d. Computer-based Graphics Presentations. With the increased use of
computers, you could be tasked to produce a computer-generated graphics
presentation. This type of presentation is where the computer presents
all the information on the monitor in one or a series of graphics. In
addition to normal requirements for a graphic, there are simple
requirements that you must consider and apply when preparing a computer-
based graphics presentation.
(1) Use the appropriate display rate when the graphic consists of
more than one screen. Because individuals reread or skim previously-read
material to review it, you should display whole paragraphs or large
blocks of text at the same time instead of one sentence or line. Once
you have developed the display rate, keep it regular and predictable.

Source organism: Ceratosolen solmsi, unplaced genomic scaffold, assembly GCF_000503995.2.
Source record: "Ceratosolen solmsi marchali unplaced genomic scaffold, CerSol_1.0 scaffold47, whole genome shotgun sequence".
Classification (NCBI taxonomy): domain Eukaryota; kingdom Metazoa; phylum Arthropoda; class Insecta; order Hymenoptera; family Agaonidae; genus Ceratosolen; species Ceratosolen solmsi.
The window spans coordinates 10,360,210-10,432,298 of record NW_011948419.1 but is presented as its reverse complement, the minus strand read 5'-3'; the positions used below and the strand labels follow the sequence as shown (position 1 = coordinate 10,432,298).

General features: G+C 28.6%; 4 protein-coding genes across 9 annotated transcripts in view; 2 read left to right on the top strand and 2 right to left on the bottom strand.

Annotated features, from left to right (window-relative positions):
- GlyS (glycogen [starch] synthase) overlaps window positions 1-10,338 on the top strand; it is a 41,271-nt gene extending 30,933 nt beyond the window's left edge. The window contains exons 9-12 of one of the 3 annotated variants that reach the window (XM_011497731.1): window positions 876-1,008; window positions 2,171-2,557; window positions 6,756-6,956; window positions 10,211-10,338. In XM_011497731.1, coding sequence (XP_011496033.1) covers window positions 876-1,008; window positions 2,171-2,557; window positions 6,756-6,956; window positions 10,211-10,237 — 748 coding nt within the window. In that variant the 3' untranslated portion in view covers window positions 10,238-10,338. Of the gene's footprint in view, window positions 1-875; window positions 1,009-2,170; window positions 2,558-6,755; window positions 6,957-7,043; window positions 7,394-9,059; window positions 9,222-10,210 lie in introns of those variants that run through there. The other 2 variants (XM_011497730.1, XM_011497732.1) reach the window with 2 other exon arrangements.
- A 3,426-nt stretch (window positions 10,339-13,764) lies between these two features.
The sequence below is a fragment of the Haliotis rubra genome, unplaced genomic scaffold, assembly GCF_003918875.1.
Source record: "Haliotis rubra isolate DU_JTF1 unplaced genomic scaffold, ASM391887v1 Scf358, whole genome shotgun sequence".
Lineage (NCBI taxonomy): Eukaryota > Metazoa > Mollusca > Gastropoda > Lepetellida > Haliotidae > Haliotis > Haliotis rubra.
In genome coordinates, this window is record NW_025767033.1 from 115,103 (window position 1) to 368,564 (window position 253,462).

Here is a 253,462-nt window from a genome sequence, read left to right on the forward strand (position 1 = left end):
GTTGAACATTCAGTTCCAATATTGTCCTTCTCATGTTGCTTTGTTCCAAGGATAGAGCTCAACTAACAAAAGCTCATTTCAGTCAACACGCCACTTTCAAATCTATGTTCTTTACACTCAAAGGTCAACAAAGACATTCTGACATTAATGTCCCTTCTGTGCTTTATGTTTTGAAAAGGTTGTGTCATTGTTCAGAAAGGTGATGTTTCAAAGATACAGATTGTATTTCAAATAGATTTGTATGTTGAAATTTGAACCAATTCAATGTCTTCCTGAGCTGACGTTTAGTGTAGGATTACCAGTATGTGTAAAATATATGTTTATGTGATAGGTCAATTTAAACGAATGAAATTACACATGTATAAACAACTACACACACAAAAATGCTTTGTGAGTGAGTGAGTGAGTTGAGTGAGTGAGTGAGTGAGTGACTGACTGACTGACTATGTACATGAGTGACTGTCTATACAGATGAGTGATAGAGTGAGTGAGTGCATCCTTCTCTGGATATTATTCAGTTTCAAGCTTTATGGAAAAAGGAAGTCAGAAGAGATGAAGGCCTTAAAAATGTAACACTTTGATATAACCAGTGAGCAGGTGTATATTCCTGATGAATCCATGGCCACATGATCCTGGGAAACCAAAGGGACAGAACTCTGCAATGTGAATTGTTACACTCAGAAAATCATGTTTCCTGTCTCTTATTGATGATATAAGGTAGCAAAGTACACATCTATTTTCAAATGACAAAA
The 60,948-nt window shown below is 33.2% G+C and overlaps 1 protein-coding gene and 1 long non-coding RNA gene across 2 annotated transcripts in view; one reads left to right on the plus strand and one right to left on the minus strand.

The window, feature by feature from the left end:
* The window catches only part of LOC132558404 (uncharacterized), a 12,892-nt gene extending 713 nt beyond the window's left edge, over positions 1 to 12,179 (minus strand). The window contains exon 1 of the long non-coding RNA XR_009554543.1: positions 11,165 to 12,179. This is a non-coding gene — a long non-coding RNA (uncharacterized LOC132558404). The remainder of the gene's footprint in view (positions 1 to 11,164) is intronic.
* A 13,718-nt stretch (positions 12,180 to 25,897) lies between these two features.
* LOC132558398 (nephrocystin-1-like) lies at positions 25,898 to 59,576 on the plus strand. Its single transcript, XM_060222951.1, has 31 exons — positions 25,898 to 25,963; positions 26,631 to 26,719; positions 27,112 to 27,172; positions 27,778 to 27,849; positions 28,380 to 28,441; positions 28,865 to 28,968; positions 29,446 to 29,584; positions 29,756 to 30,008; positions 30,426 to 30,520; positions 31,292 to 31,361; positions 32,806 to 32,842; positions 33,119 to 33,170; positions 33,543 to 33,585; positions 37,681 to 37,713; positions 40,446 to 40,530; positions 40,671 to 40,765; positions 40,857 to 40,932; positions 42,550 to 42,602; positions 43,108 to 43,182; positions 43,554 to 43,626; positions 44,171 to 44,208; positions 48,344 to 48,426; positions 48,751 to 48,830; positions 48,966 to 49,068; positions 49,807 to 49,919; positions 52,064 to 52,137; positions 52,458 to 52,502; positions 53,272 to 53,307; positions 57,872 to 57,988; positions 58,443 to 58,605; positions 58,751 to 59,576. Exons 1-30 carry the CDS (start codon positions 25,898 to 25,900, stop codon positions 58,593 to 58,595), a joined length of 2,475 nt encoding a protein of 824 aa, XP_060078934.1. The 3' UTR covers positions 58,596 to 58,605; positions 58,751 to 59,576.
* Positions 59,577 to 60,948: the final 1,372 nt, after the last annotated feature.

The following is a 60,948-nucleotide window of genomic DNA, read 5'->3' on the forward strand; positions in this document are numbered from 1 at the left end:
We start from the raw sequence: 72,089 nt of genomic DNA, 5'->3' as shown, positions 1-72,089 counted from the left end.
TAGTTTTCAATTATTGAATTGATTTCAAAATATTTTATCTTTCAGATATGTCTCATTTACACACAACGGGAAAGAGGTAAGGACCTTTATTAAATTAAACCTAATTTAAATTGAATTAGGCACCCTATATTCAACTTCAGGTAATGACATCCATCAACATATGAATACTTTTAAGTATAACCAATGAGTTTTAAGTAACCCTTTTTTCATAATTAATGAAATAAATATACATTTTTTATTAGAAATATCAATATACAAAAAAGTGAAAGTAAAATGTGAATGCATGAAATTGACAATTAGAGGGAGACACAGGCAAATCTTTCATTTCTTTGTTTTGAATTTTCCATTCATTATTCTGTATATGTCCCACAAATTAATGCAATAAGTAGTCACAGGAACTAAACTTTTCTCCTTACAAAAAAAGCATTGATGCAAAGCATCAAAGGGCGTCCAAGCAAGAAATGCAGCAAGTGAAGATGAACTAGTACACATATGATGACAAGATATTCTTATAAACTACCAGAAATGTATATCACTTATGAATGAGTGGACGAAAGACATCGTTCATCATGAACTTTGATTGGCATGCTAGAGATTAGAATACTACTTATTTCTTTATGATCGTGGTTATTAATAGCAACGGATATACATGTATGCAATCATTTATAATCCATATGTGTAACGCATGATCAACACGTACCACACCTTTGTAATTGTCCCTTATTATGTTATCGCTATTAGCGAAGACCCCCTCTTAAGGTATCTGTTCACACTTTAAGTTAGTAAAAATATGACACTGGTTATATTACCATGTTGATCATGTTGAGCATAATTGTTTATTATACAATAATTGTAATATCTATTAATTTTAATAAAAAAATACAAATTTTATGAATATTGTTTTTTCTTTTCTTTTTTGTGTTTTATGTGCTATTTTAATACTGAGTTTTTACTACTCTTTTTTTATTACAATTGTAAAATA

(2) Place the primary information at the upper-left hand corner of
the screen as that is where the eye goes first.
Readers find text
lines at an excess of 60 characters hard to read without losing their
(4) Left-justify text but do not right-justify it.
right-justify text, the spaces interrupt eye movement and slows down the
(5) Use different fonts to differentiate screen-components.
bolder letters to designate higher-level priorities such as titles and
(6) Emphasize important data with text attributes.
You can use
text attributes to add emphasis and aid comprehension, but use them with
restraint. Use only two attributes on any screen to avoid a cluttered,
A specific example of a computer-based graphics presentation is the slide
is a collection of either single or multiple charts, other slide show
files, or bit-mapped files created in paint programs.
The slide show
feature in the software provides you with the capability of working with
more than one chart at a time.
Additionally, this software feature
provides you with the capability of capturing the output of other
software programs (e.g., dBASE, Lotus 1-2-3, etc.) and incorporating them
into a slide show presentation.